Anyone using .416 Rigby for deer/boar?

njc110381

Well-Known Member
Hi chaps. I'm planning a trip to Africa in the next couple of years and have applied for a .416 Rigby. Is anyone using one in the UK for deer and if so what bullets/loads are you running? I can't decide if it's worth looking into 300gr Barnes TSX or whether to just use the 410gr Woodleighs that have been suggested for use on larger game? I'd be grateful to hear of your experiences please.
 

Kjf

Well-Known Member
Great vid , I've seen it before , but was great to see again,

Cheers Jim, it makes me want to go n grab an iron sight centre fire, ( we all started with air rifles n iron sights) and could take a starling at 30 yds with em

Kjf
 
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Greener Jim

Well-Known Member
Great vid , I've seen it before , but was great to see again,

Cheers Jim, it makes me want to go n grab an iron sight centre fire, ( we all started with air rifles n iron sights) and could take a starling at 30 yds with em

Kjf
I'm familiar with having that itch to scratch.
Good news for you is that rifles with iron sights and no muzzle thread tend to be pretty cheap :D
 
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njc110381

Well-Known Member
Wow, thanks for posting that up. I can relate to this guy in so many ways! He stalks deer the way I like to do it, get in close with open sights and above all he passed off more shots than he took. What a great video, it's not often you get to watch something like that. I've probably shot half of my deer with my old 7x57R combi gun and open sights. Mainly roe and under 50 yards. I don't have that gun any more but I have a Sauer drilling instead in 8x60. I'll get that sorted and out in the field one day but getting it to shooting condition has been a long slog as it was deactivated when I bought it.

I believe the chrome cased .416 Norma rounds are loaded with Woodleigh bullets. I'll have to check. The main issue will be making it Scotland legal - 1750ft-lbs is easy but 2450fps will mean 4000ft-lbs with the lightest bullet I can find. Something that doesn't open up too quickly would be preferable I think. I don't plan to scope this one either at first, so shots will be fairly close up once I've spent a bit of time on targets getting used to the sight picture.
 

Greener Jim

Well-Known Member
I thought I knew who this may be, with talk of the combi guns I'm certain :lol:

Most of the larger medium bores like the 416 aren't going to be great for Scottish velocity rules, if that's a big deal then get a 375. However you don't live in Scotland so get the 416, load it to the gills with a 340gr Woodleigh or any regular jacketed 400gr SP (even a partition) and have at it. If you're worried about expansion just place the bullet slightly forward till you have an idea of what they do.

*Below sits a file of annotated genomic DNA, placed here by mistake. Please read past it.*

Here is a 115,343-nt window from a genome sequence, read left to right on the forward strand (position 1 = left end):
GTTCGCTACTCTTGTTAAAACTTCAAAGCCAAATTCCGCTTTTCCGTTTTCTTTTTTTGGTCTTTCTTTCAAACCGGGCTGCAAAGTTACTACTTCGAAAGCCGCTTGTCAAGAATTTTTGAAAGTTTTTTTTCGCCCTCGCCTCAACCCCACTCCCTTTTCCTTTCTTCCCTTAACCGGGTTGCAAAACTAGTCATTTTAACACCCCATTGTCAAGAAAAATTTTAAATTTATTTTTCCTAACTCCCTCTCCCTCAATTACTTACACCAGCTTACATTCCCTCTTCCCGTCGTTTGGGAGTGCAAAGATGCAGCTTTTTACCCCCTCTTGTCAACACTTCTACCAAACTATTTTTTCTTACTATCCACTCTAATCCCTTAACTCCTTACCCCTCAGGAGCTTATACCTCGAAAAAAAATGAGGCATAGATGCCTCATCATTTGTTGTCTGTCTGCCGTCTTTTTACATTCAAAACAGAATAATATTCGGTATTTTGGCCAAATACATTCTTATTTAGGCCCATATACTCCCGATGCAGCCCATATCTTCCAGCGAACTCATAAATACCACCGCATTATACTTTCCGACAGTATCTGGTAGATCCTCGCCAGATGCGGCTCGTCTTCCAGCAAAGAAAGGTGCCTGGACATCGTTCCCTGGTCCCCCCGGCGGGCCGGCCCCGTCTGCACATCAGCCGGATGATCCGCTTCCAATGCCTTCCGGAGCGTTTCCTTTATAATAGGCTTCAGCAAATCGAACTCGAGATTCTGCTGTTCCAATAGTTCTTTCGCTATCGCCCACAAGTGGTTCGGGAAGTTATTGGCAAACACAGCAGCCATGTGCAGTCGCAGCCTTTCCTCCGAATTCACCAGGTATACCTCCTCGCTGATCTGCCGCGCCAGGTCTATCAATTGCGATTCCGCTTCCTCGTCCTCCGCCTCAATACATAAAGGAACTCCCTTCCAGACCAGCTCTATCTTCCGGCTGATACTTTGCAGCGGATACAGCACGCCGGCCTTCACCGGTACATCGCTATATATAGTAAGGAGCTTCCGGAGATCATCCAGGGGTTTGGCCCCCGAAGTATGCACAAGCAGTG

Woodleigh can be a pain to get here, Nosler are easier but they aren't bloody cheap.
 
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njc110381

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I thought I knew who this may be, with talk of the combi guns I'm certain :lol:
Now I'm trying to work out who you are! I hate when this happens! As soon as I say 8x60 in a drilling that narrows things down considerably, there aren't many about. :D

I've managed to find a good source of Woodleighs, both solid and Weldcore. I've been offered 500 of them but have picked up 50 to see how they shoot initially. If they're good I'll buy the remaining stock.

My FAC arrived back today. Deer & AOLQ on the Rigby, happy days. Now I can get on and shoot the thing.
 

sharkey

Well-Known Member
Not a 416, but I use a 458 lott on deer occasionally & also rechambered a couple of my 375's to 375wby which I more frequently use on deer. The 458 lott is awesome even with hard projectiles & with open sights trajectory isnt a factor. In similar guns the recoil is only slightly more & not really noticeable. I have a wide filed V as the rear sight, it sits about level with my forehand when aiming & a large white bead as the foresight. I finished & chequered the walnut, ebony & horn stock myself & it fits like a shotgun its very fast in the bush for close up shots, much faster than a scope. Yes I can shoot the southern end of a north bound deer & expect adequate penetration even on 250kg plus animals. The 375 wby because of the increased speed (more than enough for Scotland i'd imagine) does feel a wee bit sharper than the 458's & 416's I have used.
 

Greener Jim

Well-Known Member
Now I'm trying to work out who you are! I hate when this happens! As soon as I say 8x60 in a drilling that narrows things down considerably, there aren't many about. :D

I've managed to find a good source of Woodleighs, both solid and Weldcore. I've been offered 500 of them but have picked up 50 to see how they shoot initially. If they're good I'll buy the remaining stock.

My FAC arrived back today. Deer & AOLQ on the Rigby, happy days. Now I can get on and shoot the thing.
Hopefully the phot will give it away. If your source has any .458 Woodleigh please let me know.

Fantastic, which rifle did you go for in the end?
 

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Pine Marten